This weekend, former (sad emoji) Chicago Cubs outfielder Dexter Fowler was asked about President Trump’s court-stalled executive order that would limit travel to and from seven countries, including Iran, where Fowler’s wife Darya is from (USA Today). Fowler offered that the executive order had a direct and negative impact on his family, and their ability to see each other freely. You could understand how that would bother him.

In response, however, a number of St. Louis Cardinals fans did not treat their new player very kindly. You can click through to see the responses to Mark Saxon’s tweet below, and in the screenshot from the BestFansStLouis Twitter account:

You don’t need me to tell you that the reactions were beyond the pale. You also don’t need me to tell you that this kind of issue is not limited to Cardinals fans (though, my word, you’d think there would be a little more leeway for a newly signed player). Fowler was not going out of his way to be politically active (even if he were, that’s his choice – he’s a citizen, after all). He discussed how something is having a direct impact on his family. Outside of providing extra context within the baseball world, and food for thought, this really shouldn’t have been a “thing.”

(The headlines and unintentionally-abbreviated descriptions didn’t do Fowler any favors, but that’s a reminder why reading full articles and understanding context before you erupt are important.)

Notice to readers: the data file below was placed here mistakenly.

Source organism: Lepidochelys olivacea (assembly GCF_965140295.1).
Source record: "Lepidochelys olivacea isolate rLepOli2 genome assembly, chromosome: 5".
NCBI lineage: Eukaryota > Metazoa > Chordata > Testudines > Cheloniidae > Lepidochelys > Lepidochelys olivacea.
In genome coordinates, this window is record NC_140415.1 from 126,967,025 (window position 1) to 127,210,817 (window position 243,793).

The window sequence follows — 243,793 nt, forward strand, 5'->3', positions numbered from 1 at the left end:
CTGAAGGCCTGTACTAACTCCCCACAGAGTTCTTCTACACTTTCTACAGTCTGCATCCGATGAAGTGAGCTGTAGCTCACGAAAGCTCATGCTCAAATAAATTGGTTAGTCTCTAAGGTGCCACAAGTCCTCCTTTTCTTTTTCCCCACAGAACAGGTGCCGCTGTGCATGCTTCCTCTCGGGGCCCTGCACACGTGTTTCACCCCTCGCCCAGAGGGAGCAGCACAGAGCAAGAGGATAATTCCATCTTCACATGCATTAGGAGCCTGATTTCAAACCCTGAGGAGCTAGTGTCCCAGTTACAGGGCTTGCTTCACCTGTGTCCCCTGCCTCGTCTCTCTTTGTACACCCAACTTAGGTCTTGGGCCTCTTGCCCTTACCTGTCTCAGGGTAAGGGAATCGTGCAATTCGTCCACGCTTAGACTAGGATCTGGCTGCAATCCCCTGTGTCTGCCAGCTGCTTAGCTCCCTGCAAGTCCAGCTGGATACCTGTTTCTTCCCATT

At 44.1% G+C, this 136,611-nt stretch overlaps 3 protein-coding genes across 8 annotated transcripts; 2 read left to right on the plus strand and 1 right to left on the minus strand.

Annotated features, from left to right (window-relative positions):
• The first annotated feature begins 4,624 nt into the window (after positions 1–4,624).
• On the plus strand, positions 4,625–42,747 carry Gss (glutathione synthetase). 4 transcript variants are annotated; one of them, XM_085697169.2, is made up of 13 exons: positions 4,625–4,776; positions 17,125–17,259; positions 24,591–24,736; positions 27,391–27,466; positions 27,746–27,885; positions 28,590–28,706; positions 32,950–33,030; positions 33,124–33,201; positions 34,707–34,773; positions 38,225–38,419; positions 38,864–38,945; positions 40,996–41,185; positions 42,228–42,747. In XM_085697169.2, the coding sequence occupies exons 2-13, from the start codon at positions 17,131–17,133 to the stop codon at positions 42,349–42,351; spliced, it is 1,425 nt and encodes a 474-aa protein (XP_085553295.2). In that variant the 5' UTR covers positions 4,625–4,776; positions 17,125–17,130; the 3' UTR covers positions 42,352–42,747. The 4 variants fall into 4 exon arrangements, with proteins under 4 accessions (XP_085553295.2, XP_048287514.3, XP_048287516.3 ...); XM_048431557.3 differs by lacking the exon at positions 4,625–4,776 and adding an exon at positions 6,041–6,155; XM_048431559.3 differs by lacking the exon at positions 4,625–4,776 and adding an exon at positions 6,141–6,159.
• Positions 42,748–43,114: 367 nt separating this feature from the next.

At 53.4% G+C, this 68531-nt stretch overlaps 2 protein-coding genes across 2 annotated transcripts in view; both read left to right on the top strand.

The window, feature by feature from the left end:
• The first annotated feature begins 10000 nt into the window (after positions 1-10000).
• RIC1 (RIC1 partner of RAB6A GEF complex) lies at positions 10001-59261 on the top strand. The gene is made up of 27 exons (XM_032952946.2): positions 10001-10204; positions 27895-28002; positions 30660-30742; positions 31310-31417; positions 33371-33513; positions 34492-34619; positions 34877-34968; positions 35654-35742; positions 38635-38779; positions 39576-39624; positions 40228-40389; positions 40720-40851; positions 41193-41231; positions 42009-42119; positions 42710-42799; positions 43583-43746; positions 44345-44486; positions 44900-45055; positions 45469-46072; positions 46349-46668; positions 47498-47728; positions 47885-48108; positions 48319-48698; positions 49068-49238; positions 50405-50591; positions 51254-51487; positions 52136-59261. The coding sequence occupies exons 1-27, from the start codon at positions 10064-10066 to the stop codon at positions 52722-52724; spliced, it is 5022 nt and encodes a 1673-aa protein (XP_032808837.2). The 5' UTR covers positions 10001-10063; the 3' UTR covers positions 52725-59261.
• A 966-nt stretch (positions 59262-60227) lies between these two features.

For his part, Fowler responded to the dustup with typical class and assertiveness:

Good for Fowler.

I offer all of this not only because it’s an interesting and illuminating story about a player near and dear to Cubs fans, but also because this kind of thing is going to happen this year. Like it or not, we are living in an incredibly politically-charged environment, and the layer between that world and our baseball world is as thin as ever. It will at times be pierced. And that may come from Cubs players.

If and when that happens, I’d urge you to not immediately leap to “stick to sports” or “just shut up and play” if the player doesn’t agree with your political worldview. (And I’d likewise ask you to question yourself if your immediate reaction to a player sharing his political thoughts is “yeah, right on, you should speak your mind!” … only because you happen to agree with the player. You can’t have it both ways if you wish to remain intellectually honest.)

Try to see and understand the perspective. Try to consider the context. No one is asking you to agree with anyone else.

Players are going to be asked about this stuff constantly this year, sometimes for the purposes of the “gotcha” quote, and sometimes because there is a reasonable connection. Most players will resist, and will not speak their mind as openly as they might in their private lives. That, of course, is fine. Others will take the opportunity and the platform they have to say what they feel should be said (on both sides of the aisle), and that, too, in my view, is fine. I know we want sports to be our insulated bubble from an often frustrating and scary world, but asking players (and managers and coaches and … gulp … writers) to ignore the realities of our world is not reasonable.

For me, I intend to limit these kinds of discussions only to situations where they arise organically within the sports context. Although I don’t view it as my role to be the arbiter of political rightness or wrongness in the world, I do view it as my role to keep you apprised of what’s going on in the world, as it relates to the Cubs/MLB/baseball/sports.

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